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Triathlon Flying Mount

How to Do a Flying Mount Mount in a Triathlon

The first time you watched the bike mount line at a triathlon – the place where the athletes get on their bicycles after completing the swimming portion of the race – you were probably struck by the variety of techniques athletes used and the wide variety of success and coordination on display. The technique that provides both the most impressive show of speed, grace, and skill is the same technique that gives the spectators the most entertaining show of awkward failure and crashes. That is, of course, the “flying mount.”

If done correctly, the flying mount can save precious time in addition to impressing the spectators. You are moving forward during the time you are putting on your shoes, rather than standing or sitting stationary in transition. Since your shoes will already be attached to the pedals, you do not waste any time clipping in. Also, running barefoot through transition is often quite a bit faster than running in cycling shoes. To avoid becoming a comedic amusement at the mount line though, you must understand the options you have in choosing what kind of flying mount you want to do, if any, and practice, practice, practice – BEFORE race day.

There are several variations on the flying mount. The video at the end shows three of the most common in detail and how to set up for them.

For ALL mounts:

  • Know how you want your shoes and pedals arranged ahead of time.
  • Use rubber bands to make sure your shoes and pedals stay where they are supposed to be, to keep the shoes in a horizontal position to make it easy to put your foot into them, and to keep them from smashing onto the ground and possibly falling off before you even get to the mount line.
  • You can use a little chamois cream or body glide on the tongue and heel of the shoe and on your foot (applied before the swim) to help keep your damp, sticky foot from adhering to the material of the shoe. Alternatively, you can put socks on in T1, which also helps with this problem.

The Full Flying Mount

This technique is the fastest, which is why it is the method of choice for Olympic athletes. It is also the most intimidating to try – but it CAN be done in relative slow motion to great effect. To set it up, pre-attach your shoes to the pedals. The crank arms should be parallel to the ground, with the right shoe in the forward position and the left shoe in the rear. While not required, I do recommend using rubber bands to hold the shoes in place, in a horizontal position, by attaching one end of each rubber band to some portion of the heel of the shoe and the other end to a convenient part of the bike. Your bike is ready to go! Now, positioned to the left of your bike, running or walking, after you cross the mount line shift your hands to the handle bars (if they are not already there). As you step on your left foot, lift your right leg over the saddle and let your weight come down onto the saddle, positioned roughly how you want to be seated on it. You may find that keeping the saddle shifted slightly to the right is more comfortable because it allows you to land partially on your leg rather than just on your, er, nether regions. This can be done at walking speed and still be a very successful and fast mount. You do not have to emulate an Olympic medalist doing it at a full sprint! As you push off of your left foot to mount the bike, this is your last chance to give yourself a little propulsion to keep the bike moving forward.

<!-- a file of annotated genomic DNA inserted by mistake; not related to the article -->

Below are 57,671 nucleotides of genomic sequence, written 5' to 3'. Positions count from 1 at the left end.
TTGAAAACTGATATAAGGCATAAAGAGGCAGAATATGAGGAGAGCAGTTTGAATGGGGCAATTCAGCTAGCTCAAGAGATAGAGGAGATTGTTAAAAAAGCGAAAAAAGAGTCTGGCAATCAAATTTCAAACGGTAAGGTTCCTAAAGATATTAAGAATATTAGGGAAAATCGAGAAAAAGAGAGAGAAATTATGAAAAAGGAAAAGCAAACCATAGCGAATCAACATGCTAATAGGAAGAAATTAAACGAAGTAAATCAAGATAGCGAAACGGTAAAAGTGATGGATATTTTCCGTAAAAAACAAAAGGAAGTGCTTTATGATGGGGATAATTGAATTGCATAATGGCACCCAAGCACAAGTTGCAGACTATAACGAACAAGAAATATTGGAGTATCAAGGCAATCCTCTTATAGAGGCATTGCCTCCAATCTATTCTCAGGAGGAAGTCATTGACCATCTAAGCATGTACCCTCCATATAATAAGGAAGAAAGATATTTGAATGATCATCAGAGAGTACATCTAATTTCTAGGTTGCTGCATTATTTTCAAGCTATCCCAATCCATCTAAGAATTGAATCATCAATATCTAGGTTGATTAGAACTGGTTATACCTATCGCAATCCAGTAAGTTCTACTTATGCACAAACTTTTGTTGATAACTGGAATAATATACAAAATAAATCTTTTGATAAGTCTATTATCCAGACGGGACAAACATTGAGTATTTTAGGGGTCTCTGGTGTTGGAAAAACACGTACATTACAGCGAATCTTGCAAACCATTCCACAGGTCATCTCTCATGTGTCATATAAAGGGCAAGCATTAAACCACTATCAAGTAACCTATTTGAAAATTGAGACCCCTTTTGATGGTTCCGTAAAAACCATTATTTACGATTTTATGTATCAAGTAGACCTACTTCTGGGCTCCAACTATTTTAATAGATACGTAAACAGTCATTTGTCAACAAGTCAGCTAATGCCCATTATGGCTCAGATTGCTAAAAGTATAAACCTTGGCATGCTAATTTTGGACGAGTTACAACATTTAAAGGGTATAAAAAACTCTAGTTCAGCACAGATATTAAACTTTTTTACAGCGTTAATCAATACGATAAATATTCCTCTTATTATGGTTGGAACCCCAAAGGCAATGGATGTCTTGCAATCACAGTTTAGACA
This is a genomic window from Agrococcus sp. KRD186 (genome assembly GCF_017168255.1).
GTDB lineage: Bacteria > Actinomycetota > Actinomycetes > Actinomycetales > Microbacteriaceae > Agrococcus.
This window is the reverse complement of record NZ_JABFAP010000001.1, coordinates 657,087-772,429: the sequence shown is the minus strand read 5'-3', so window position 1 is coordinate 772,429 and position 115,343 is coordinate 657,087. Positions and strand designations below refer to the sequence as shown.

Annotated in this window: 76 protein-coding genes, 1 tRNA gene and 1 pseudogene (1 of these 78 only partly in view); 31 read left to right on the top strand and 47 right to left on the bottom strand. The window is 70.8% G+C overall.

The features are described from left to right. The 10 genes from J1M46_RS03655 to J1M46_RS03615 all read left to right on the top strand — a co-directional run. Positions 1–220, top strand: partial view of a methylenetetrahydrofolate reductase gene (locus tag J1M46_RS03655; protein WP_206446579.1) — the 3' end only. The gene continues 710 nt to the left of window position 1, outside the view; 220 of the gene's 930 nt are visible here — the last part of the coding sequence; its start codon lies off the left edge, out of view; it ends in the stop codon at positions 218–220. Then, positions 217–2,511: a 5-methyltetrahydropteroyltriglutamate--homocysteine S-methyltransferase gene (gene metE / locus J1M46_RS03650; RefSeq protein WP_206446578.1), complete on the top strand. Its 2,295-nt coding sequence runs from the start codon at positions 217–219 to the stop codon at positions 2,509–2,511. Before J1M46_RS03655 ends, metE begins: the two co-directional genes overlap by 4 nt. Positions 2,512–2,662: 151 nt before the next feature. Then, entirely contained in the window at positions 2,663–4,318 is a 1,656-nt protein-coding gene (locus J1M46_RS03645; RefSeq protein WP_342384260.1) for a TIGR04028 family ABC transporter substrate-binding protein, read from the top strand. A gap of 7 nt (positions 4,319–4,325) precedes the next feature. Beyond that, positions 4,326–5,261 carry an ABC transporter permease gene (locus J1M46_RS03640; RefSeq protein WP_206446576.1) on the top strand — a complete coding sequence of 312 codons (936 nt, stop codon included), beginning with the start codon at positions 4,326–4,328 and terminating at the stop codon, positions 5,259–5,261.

Once on the saddle, put your toes into your right shoe and start working your foot into the shoe. You can use your toes to help “crawl” forward into the shoe. Even before that foot is totally into the shoe, you can begin putting your left foot in and start pedaling, even as you are working your feet all the way into the shoes. Once in, tighten the shoe and you’re off! In the case of the VeloVetta Monarch shoe, all you need to do is reach down and close the lever on the heel and the shoe will immediately tighten to the setting you have pre-selected.

The Step-On Mount

This technique works best with shoes that have a loop on the heel to grab, as most triathlon cycling shoes do. Set up your left shoe in the forward position, right in the rear – opposite from the “full” mount. After passing the mount line, most people come to a complete stop with this mount. Then place your left foot on top of the left shoe and stand onto it. This will move the crank down as you put your weight on it, giving you forward propulsion. Lift your right leg over, sit on the saddle and place your right foot on top of the right shoe and begin pedaling. Once you are in a safe, flat straight stretch of road, reach down and grab the heel loop of one shoe and put your foot in. Repeat with the other foot. Pedal in between as necessary. Once your feet are in, close the shoes and you are good to go!

The Right Foot In Mount

In this one, set up your shoes the same as for the "full” mount. After passing the mount line, stop and throw your right leg over the bike and put it into the right shoe. You may have to reach down and hold the shoe to get your foot in. Then push off. If you want, you can put your left foot onto the left shoe and pedal up to speed before putting your left foot in, or you can just put it in right away.

Pick the mount that works for you. I encourage you to try them all before deciding. Once you have settled on one, practice! Start slow and as you gain comfort you can speed things up a little. Eventually it will become muscle memory and you can put on an impressive show for the spectators while shaving valuable time off your transitions and bike split.

Check out each of these mounts in the video below.

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